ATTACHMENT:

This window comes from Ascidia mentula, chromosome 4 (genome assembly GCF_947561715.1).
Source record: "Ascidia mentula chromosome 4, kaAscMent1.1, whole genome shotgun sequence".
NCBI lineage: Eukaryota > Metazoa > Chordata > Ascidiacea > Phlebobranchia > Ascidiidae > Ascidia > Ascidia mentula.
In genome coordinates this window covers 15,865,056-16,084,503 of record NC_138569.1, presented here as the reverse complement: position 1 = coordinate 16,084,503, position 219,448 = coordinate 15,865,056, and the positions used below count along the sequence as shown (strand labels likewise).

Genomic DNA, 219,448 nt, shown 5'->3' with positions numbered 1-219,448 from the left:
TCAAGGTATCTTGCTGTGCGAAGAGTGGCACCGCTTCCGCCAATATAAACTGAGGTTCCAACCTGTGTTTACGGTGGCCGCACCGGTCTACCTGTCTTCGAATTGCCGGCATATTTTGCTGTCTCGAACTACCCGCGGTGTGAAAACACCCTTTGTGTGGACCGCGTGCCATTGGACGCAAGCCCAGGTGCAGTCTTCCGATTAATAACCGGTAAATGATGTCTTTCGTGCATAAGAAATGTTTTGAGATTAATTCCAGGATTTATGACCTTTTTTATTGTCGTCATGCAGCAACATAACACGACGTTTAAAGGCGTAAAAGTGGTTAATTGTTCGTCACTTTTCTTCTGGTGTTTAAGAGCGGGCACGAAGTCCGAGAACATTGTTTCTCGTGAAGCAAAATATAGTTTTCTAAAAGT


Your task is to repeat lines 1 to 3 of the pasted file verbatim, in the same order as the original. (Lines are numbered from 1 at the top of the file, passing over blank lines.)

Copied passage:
This window comes from Ascidia mentula, chromosome 4 (genome assembly GCF_947561715.1).
Source record: "Ascidia mentula chromosome 4, kaAscMent1.1, whole genome shotgun sequence".
NCBI lineage: Eukaryota > Metazoa > Chordata > Ascidiacea > Phlebobranchia > Ascidiidae > Ascidia > Ascidia mentula.